Your followers are finally taking notice, you’ve become a self-taught digital sales funnel pro, your landing page is a sales copywriting masterpiece and all is going well – your website hits are on the up and up…but for some reason, the visitors are not turning into customers.
Sound familiar? We might know why.
You could be losing your sales at the last hurdle because the truth is, charging for shipping is sure-fire conversion-killer. If you need proof, you only have to look at the facts:
- According to Metapack 47% of respondents to ranked free delivery as their #1 consideration for the majority of their online purchases
- Research by Forrester found that the addition of shipping costs is the most common reason (44%) for abandoning a shopping cart
- 85 – 90% of online shoppers claim it has the biggest influence on whether they buy from a website site. This is up 80% on two years ago
So free shipping is a big deal to your customers, but let’s cut to the chase; what’s in it for you?
The advantages are threefold; firstly, it’s one of the best ways to convert e-window shoppers into customers. Secondly, it makes customers more likely to place larger orders. And thirdly, they’ll keep coming back and tell their friends, which makes it your #1 PR and marketing tool (we’ll get to more on that later).
Right, that’s cemented the case as to why, and now to the how.
Make A/B testing your new best friend
First things first, you need to make sure that offering free shipping is what your target customer really wants.
Luckily, working this out isn’t rocket science. As Kissmetrics explains, one way is to create alternative website header banners; one which states the free shipping offer and one without, and see which one leads to more sales. Then you’ll have the stats on how likely free shipping is to boost your conversation rate and therefore, profit.
Work out your minimum order thresholds (number crunching part 1)
We understand your plight; free shipping and returns can be a big undertaking for a small to medium business and the ROI is a slow burner. But there are lots of ways around this.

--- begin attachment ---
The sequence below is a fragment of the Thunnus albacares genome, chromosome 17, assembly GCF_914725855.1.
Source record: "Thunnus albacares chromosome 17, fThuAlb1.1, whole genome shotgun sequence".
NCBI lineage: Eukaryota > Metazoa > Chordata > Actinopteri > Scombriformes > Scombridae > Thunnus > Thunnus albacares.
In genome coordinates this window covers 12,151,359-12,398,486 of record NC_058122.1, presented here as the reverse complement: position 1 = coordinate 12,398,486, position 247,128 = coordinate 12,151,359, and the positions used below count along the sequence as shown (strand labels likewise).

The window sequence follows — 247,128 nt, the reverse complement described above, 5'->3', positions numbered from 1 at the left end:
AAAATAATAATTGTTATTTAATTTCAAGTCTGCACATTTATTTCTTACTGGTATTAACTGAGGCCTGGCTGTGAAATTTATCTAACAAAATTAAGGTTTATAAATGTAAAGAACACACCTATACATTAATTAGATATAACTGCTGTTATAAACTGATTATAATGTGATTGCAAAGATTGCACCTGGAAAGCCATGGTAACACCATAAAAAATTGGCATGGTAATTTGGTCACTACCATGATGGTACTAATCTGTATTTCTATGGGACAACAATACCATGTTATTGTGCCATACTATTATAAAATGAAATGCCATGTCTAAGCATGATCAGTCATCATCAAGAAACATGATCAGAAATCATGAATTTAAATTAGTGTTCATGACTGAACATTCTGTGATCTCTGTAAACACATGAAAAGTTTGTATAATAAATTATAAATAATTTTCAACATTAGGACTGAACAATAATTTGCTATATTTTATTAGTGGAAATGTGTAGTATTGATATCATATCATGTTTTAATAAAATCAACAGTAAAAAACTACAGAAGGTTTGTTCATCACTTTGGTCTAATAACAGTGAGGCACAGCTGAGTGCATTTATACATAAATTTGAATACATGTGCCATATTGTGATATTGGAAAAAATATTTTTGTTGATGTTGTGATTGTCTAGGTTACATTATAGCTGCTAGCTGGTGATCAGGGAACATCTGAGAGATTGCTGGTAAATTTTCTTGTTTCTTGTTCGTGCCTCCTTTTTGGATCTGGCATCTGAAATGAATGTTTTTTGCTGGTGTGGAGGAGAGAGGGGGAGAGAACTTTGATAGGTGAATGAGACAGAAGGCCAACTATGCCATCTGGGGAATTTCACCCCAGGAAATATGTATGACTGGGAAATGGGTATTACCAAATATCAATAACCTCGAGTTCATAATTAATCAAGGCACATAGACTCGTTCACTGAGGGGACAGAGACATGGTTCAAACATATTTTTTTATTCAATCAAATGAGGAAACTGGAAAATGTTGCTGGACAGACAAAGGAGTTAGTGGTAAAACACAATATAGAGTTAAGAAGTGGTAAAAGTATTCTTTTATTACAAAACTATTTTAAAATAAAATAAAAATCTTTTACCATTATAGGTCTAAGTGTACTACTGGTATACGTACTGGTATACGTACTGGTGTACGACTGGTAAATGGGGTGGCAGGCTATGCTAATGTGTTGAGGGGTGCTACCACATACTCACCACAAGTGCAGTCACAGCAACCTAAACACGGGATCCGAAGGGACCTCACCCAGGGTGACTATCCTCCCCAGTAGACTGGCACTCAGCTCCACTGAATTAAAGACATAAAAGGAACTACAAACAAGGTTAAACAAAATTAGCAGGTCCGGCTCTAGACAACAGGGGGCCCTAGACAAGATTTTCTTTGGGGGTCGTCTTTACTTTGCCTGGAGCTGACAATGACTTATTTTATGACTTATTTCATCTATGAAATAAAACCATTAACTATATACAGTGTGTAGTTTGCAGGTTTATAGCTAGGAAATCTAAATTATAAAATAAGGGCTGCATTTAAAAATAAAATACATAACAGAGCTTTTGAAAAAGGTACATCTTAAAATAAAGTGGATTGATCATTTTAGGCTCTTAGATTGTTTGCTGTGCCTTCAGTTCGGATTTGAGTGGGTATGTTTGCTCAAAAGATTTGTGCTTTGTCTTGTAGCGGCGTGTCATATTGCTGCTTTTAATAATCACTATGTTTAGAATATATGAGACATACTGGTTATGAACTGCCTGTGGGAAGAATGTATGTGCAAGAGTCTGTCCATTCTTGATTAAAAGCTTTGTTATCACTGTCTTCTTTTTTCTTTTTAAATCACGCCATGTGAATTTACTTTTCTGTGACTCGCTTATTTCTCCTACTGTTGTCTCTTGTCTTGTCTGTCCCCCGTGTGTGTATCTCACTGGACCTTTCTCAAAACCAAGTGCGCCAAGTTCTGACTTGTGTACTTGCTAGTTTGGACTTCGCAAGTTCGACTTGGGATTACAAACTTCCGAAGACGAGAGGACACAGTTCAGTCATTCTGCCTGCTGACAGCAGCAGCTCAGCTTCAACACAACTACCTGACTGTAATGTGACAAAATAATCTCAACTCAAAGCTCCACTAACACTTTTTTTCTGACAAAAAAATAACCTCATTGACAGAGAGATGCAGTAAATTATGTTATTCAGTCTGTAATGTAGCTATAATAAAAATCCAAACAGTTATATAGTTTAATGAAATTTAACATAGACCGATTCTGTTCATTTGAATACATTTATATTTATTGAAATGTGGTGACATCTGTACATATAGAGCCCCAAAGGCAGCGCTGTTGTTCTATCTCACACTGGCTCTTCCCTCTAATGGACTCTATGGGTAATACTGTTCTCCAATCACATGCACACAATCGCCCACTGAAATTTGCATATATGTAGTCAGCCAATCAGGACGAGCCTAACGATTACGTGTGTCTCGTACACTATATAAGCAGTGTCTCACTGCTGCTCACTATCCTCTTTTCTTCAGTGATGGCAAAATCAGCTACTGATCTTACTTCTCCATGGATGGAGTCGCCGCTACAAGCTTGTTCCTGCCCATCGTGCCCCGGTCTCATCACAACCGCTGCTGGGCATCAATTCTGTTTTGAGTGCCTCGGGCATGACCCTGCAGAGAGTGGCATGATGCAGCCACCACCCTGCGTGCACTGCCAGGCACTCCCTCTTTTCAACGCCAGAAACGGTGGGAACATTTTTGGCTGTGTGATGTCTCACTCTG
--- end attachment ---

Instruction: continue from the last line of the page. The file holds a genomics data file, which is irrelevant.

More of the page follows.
The simplest way is to calculate your minimum order threshold and only provide free shipping on orders over this. This magic number should involve some careful number crunching because getting it right could mean the difference between profit and loss.
Work out your margins and expenditures (number crunching part 2)
Practical commerce and ShiverWeb suggest only offering free shipping on the high margin items (and they’ve got the maths to back it up), or during limited periods, or even just on items which cost less to ship anyway (that’ll require number crunching).
Do whichever works best for your business, but the bottom line (pun intended) is that when it comes to offering free shipping, it’s not all or nothing; you can make a profit and still reap the rewards.
Remember, there’s no such thing as a free lunch
We know what you’re thinking; offering free shipping doesn’t mean you absorb the cost, you’ll have to wear it somewhere.
Studies have shown that a customer is more likely to purchase a higher priced product with free shipping than if the price point was lower, with shipping was added separately. In this podcast, Bill D’Alessandro explains what happened when he tested this theory out.
In fact, offering free shipping could actually save you money. Think about it; free shipping could increase traffic to your site, lower your cost per acquisition and increase the quality of your customer; creating higher customer lifetime value.
We’d hazard a guess that these reflect the goals your marketing strategy sets out to achieve, right? Which means you can put some of the budget set aside for attracting new clients, into other areas of your business (or straight into your savings).
To summarise, in the form of a mathematical equation: free shipping + an optimally functioning shipping and returns service = more loyal customers (and we all know what that means)
Or to put it another way, you will see 15-30% improvement in net profit.
And you just can’t argue with the numbers.